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Modifying Shapes: Natural Drawing Tools

All the strokes and fills you create in Flash can be edited after you've drawn them. You can edit merge-shapes and drawing-objects in Flash's natural-drawing style, using the selection tool to change the path that defines the shape, or you can work directly with the path's anchor points and Bézier curves by using the subselection, pen, and anchor-point tools (see "Modifying Shapes: Bézier Tools," later in this chapter). You can modify primitive-shapes by manipulating their control points with the selection or subselection tools, or you can change their properties in the Property inspector.

When you use the selection tool, the merge-shape or drawing-object you want to modify must be deselected. If the element is selected, the selection tool moves the element as a unit. Always note what kind of icon the selection pointer is displaying as it hovers over the path you want to modify.

For the following tasks, make sure the item you want to modify is deselected. These tasks all deal with modifying strokes, but the same techniques work for modifying fills by reshaping their paths (see the sidebar "The Mystery of Fill Paths," later in this chapter).

To activate the end of a segment with the selection tool:

  1. Position the pointer over the end point of a deselected line segment. The corner-point modifier appears.
  2. Click the end point. The end of the segment becomes active.
  3. Reposition the end point in any of the following ways:
    • Drag away from the existing line or curve to lengthen the segment.
    • Drag toward the existing line or curve to shorten the segment.
    • Drag at an angle to the original line to pivot a straight-line segment to a new position or reshape the end of a curve segment.
    As you drag, the end of the line changes to a small circle, showing that the line is active for modifications; Flash previews the modified segment as you drag (Figure 4.51).
    Figure 4.51

    Figure 4.51 Drag away from the existing curve or line segment to lengthen it (top). Reposition the end point to change the direction of the line or curve segment (middle, bottom).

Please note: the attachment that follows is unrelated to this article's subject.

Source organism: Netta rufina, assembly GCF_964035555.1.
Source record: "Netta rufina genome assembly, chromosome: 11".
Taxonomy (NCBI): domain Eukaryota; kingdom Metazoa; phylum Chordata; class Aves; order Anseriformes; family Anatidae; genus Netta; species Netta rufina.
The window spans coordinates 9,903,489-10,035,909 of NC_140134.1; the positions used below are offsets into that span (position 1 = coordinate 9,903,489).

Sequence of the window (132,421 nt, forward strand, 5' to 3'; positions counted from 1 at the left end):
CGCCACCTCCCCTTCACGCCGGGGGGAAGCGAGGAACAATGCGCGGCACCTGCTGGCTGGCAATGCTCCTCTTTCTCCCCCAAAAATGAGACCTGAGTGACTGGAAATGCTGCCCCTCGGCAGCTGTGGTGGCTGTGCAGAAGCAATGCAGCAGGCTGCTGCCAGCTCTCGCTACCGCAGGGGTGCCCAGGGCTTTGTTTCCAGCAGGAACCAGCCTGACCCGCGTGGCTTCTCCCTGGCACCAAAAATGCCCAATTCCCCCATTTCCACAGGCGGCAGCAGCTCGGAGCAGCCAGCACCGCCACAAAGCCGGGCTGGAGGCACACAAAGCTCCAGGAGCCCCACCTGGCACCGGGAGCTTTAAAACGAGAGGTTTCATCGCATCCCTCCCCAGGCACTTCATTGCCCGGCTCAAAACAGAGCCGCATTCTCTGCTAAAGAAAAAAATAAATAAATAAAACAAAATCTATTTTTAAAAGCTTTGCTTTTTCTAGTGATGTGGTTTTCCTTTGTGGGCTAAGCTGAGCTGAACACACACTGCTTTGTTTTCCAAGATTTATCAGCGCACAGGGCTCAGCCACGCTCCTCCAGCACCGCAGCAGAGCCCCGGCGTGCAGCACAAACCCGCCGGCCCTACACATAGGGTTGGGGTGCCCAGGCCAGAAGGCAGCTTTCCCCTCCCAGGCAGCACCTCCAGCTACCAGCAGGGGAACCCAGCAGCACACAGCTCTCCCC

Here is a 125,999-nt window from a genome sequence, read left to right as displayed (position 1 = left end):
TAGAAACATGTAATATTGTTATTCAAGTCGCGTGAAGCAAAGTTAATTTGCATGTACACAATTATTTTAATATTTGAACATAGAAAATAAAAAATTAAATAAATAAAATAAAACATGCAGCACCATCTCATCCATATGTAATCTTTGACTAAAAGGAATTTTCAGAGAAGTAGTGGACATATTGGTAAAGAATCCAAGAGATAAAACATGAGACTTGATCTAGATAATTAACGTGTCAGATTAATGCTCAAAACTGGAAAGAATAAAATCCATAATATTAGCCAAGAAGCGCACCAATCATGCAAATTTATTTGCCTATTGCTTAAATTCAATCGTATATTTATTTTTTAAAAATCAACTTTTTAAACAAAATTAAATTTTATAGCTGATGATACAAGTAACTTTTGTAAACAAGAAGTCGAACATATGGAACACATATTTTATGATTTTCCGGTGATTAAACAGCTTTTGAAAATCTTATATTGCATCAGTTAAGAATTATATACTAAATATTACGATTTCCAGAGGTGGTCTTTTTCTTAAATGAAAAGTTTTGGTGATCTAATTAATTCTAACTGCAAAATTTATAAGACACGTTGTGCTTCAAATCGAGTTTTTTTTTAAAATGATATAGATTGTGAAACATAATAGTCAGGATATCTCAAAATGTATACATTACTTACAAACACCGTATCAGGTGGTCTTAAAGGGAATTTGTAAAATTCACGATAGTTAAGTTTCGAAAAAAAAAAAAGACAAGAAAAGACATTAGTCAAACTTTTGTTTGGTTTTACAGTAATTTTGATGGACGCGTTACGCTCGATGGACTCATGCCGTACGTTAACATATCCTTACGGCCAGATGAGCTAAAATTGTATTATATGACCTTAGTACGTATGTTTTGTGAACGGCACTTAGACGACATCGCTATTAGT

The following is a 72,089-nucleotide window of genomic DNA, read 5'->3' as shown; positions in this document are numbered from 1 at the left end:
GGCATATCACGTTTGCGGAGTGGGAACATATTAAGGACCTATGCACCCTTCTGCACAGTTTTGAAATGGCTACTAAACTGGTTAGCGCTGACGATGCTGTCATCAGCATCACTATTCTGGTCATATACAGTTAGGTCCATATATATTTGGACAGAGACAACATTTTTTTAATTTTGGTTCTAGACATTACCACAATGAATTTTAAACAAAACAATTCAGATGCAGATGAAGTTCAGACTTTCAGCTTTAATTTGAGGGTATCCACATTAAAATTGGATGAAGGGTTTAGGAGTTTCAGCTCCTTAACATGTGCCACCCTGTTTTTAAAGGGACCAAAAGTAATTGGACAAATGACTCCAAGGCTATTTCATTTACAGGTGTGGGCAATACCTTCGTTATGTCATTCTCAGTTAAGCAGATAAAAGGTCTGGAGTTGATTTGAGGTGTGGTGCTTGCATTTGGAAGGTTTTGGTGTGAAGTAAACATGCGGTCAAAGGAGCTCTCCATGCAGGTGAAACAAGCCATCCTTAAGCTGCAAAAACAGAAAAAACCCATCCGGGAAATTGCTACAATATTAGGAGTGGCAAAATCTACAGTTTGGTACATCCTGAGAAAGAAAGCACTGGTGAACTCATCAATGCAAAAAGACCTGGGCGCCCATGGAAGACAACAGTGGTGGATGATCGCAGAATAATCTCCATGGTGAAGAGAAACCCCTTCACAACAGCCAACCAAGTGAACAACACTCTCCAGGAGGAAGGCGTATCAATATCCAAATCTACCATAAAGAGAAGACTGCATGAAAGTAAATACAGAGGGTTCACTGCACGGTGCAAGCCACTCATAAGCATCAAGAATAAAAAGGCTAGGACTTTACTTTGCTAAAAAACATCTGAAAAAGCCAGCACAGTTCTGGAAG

4. Release the mouse button.

    Flash redraws the line segment.

To reshape a curve with the selection tool:

  1. Position the selection tool's pointer over the middle of an unselected curve segment. The curve-point modifier appears.
  2. Click and drag the curve to reshape it (Figure 4.52).
    Figure 4.52

    Figure 4.52 Click the middle of a curve (A). Flash activates the curve segment (B). Drag the curve to a new position (C). When you release the mouse button, Flash redraws the curve (D).

    Flash previews the curve you're drawing.
  3. Release the mouse button.

    Flash redraws the curve.

To turn a straight-line segment into a curve segment with the selection tool:

  1. Position the selection tool's pointer over the middle of an unselected line segment.

    The curve-point modifier appears.

  2. Click and drag the line to reshape it (Figure 4.53).
    Figure 4.53

    Figure 4.53 Although this line doesn't look curved (top), Flash considers all its middle points to be curve points. Drag one of those points to create a line that looks like a curve (bottom).

    Flash previews the curve that you're drawing.

  3. Release the mouse button.

    Flash redraws the line, giving it the curve you defined.

To create a new corner point with the selection tool:

  1. Position the selection tool's pointer over the middle of an unselected line or curve segment.

    The curve-point modifier appears.

  2. Option-click (Mac) or Alt- or Ctrl-click (Windows).

    After a brief pause, the selection tool's modifier changes to the corner-point modifier, and a circle appears where the pointer intersects the line. You're now activating a corner point.

  3. Drag to modify the line or curve segment and add a new corner point (Figure 4.54).
    Figure 4.54

    Figure 4.54 Option-click (Mac) or Alt- or Ctrl-click (Windows) to create a new corner point for editing your line. Dragging a corner point from a straight-line segment creates a sharp V (top). Dragging a corner point from a curve creates a V with curving sides that comes to a sharp point (bottom).

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